Most Homeless Families Helped by City Rent Programs Move Out of S.F.


Families receiving rent subsidies under Rapid Rehousing are being relocated to Oakland, Richmond, Vallejo and, increasingly, to the edges of the Bay Area and beyond, such as Stockton or Sacramento. Creative Commons image by Flickr user Daniel Ramirez

Fates of Hundreds Unknown After Subsidies Expire; Some End Up Homeless Again Amid Strains

A San Francisco initiative to help homeless families find affordable apartments and assist them in paying the rent is sending most of them out of the city because of the high cost of housing. The families are moving to Oakland, Richmond, Vallejo and, increasingly, to the edges of the Bay Area and beyond, such as Stockton or Sacramento.

The multimillion-dollar subsidy program, called Rapid Rehousing, has helped hundreds of families regain their footing after an eviction, job loss or other crisis left them homeless, and for many families it has worked: They stabilize and remain housed after their rent assistance runs out.

But one year after their subsidies end, some families end up homeless again, and the whereabouts of hundreds of other families are unknown because they lose contact with their service providers. As a result, it is difficult to gauge the long-term success of the program, a Public Press review of data has found.

The number of families leaving the city through the program has been rising steadily over the past decade, from 45 percent in 2006 to 87 percent in 2016, according to an internal report prepared for San Francisco’s Human Services Agency that tracked 1,708 families. For 2017, the agency put the figure at 88 percent.

Family Ties Frayed, Stability Difficult

“This trend raises new questions about the efficacy and costs of the Rapid Rehousing model in San Francisco,” the report’s author wrote, in part because the emergency and family shelters where many families return after their subsidies end are “amongst the most expensive interventions.”

For families, relocating out of the city frays social ties and makes it harder for people to keep jobs, get child care and stay in their new homes, according to the report and officials of nonprofit agencies interviewed by the Public Press. Agency leaders are anguished about the growing exodus of so many families, yet see no other options.

“We’re chasing our families out,” said Lenine Umali, director of external affairs and policy for Compass Family Services, the lead intake agency for homeless families in San Francisco. “We rip them out of their home and send them to other cities where they have no connections and no history and no services.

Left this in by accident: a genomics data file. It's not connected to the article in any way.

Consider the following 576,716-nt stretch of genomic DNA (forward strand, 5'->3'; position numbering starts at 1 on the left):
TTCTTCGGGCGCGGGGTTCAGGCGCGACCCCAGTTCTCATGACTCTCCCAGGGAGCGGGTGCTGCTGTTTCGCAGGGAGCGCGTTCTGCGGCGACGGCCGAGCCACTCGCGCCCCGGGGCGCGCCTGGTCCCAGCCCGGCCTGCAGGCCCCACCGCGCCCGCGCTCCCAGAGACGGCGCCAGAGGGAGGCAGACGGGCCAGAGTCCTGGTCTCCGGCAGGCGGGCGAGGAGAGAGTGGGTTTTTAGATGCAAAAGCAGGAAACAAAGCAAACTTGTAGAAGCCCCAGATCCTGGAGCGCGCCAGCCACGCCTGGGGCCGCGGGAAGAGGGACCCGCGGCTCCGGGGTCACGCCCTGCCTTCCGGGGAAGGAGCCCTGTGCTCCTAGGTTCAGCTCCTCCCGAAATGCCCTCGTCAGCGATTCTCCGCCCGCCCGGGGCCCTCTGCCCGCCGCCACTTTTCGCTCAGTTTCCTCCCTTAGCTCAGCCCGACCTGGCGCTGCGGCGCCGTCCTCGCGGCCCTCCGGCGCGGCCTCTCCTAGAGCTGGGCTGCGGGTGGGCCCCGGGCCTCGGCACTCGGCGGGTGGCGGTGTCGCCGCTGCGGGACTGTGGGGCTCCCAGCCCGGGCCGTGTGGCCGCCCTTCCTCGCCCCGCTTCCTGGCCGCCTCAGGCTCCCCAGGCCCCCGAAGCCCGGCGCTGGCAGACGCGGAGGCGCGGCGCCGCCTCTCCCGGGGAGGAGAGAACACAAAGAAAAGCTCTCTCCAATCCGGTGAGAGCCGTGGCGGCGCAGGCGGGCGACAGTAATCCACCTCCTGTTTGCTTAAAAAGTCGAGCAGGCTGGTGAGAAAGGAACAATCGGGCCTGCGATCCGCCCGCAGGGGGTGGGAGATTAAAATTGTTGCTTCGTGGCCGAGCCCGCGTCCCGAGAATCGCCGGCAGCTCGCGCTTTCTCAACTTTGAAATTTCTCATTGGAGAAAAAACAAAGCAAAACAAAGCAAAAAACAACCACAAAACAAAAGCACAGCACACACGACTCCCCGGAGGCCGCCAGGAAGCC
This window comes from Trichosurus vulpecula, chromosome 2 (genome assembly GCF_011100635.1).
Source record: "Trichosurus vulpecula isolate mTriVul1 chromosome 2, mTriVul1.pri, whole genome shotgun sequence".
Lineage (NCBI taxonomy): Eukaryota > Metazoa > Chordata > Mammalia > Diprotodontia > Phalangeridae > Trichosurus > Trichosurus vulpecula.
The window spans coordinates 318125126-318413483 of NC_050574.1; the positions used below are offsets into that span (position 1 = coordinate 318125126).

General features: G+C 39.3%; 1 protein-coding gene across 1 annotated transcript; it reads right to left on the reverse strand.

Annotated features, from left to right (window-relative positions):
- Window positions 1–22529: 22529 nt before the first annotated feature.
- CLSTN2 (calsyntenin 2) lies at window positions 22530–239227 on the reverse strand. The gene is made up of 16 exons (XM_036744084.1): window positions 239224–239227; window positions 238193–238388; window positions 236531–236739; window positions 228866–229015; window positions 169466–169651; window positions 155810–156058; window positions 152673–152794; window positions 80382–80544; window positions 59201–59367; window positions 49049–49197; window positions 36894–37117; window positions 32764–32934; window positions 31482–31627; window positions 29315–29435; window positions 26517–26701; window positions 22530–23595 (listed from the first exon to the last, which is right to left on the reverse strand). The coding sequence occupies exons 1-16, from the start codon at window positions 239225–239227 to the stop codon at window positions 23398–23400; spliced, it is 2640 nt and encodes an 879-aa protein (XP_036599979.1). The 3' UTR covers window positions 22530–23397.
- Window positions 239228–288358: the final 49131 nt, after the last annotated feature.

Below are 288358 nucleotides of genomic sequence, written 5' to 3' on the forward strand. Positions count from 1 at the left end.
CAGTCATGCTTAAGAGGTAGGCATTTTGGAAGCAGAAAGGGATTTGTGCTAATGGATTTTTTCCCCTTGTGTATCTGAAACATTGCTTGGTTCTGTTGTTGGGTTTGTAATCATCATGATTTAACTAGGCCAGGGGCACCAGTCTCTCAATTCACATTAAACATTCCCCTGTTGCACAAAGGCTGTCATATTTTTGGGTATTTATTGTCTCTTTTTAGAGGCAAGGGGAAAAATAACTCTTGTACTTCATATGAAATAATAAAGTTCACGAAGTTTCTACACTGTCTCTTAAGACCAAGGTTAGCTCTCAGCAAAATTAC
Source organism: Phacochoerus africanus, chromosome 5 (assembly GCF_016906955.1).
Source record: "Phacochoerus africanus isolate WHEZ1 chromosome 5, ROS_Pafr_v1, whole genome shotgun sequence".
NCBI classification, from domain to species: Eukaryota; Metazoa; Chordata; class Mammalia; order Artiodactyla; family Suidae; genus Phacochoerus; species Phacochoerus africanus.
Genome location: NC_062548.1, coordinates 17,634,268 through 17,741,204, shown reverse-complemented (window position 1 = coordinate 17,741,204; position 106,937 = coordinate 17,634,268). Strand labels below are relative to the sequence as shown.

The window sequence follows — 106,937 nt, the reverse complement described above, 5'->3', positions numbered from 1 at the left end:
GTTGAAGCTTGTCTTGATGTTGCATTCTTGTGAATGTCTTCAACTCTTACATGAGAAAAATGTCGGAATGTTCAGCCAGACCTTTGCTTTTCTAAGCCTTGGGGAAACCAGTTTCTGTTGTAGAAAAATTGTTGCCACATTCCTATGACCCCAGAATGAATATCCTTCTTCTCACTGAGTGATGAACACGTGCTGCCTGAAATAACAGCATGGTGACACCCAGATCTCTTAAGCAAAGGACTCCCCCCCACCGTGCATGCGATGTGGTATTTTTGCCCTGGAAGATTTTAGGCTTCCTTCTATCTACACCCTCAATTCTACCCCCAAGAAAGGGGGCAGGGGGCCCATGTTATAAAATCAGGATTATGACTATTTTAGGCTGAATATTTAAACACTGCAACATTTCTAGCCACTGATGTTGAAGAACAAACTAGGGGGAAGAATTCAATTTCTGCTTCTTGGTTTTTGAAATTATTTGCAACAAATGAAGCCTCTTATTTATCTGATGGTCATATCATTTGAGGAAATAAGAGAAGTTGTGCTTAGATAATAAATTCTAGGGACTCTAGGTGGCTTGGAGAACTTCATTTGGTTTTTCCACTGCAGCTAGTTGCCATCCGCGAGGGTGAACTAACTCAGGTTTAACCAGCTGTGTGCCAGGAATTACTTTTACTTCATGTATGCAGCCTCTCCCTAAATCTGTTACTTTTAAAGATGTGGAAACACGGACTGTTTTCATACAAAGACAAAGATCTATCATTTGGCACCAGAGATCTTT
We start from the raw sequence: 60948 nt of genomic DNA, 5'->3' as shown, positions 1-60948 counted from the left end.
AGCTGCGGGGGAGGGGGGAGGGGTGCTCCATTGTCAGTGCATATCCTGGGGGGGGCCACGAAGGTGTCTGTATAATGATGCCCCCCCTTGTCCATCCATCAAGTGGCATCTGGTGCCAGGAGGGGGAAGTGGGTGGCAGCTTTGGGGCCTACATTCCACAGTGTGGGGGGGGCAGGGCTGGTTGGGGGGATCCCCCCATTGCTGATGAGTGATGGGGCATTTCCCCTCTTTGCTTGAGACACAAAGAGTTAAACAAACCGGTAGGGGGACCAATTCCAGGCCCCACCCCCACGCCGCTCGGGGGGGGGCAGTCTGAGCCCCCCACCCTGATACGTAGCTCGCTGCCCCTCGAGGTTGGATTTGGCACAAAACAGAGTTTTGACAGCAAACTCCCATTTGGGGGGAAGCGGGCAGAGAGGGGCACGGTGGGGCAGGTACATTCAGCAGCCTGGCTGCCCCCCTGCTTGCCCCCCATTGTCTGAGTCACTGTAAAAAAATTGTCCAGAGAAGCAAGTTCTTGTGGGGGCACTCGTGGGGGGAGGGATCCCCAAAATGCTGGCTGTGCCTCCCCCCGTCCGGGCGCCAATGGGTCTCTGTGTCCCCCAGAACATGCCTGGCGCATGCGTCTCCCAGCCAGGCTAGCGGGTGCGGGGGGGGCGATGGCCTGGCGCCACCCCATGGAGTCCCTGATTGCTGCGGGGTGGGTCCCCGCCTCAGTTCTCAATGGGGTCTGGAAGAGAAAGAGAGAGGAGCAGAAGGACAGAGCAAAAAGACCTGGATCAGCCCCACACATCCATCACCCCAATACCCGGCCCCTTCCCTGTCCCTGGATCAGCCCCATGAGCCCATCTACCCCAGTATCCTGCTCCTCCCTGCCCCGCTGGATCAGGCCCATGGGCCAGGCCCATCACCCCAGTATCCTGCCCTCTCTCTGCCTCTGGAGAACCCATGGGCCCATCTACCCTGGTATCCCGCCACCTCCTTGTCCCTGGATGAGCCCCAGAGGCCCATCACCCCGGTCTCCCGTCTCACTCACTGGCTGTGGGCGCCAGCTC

“We know this is a symptom of displacement and wealth inequality, and those are things we fight against. But you can only do so much.”

Official Calls Research ‘Misleading’

The precise number of families who return to homelessness after their subsidies expire is unclear, partly because the status of so many of the families is unknown. The May 2017 report was prepared by Marta Galan, a University of California, Berkeley, graduate student who interned with the Human Services Agency. She found that one year after rental assistance stopped, the status of more than 60 percent of families was unknown. Galan based her findings on data from Compass and Hamilton Families, the nonprofit agencies that provide subsidies to most of the city’s homeless families.

Jeff Kositsky, director of the city Department of Homelessness and Supportive Housing, Hamilton’s former chief executive and a proponent of data-driven solutions, faulted the methodology of Galan’s report and called it “misleading.” He did, however, acknowledge that she had “uncovered some theories worth testing.” His office forwarded data to the Public Press that claimed a roughly 90 percent success rate for the program, but that ignored the large numbers of families whose status was unknown after their rent subsidies expired.

Trent Rhorer, director of the city Human Services Agency, also had issues with Galan’s report. He said some conclusions about the CalWORKs subsidy program were based on too small a sample but added, “I believe 100 percent that her data is valid and accurate.”

Galan did not respond to several requests to discuss her research.

City Unifying Databases to Improve Services

San Francisco, with one of the highest national rates of homelessness, is in the midst of a major restructuring of its programs, which Kositsky is driving. Under former Mayor Ed Lee, who died in December, the city announced an ambitious plan to end family homelessness by the end of 2021.

The city is rolling out a data-driven “coordinated entry system” that aims to create a unified database of all people assisted by the city’s homeless services system, starting with families. The Online Navigation and Entry System aims to immediately get homeless families into shelter or housing and does away with waiting lists for families defined as high need: those sleeping on the streets or in their cars.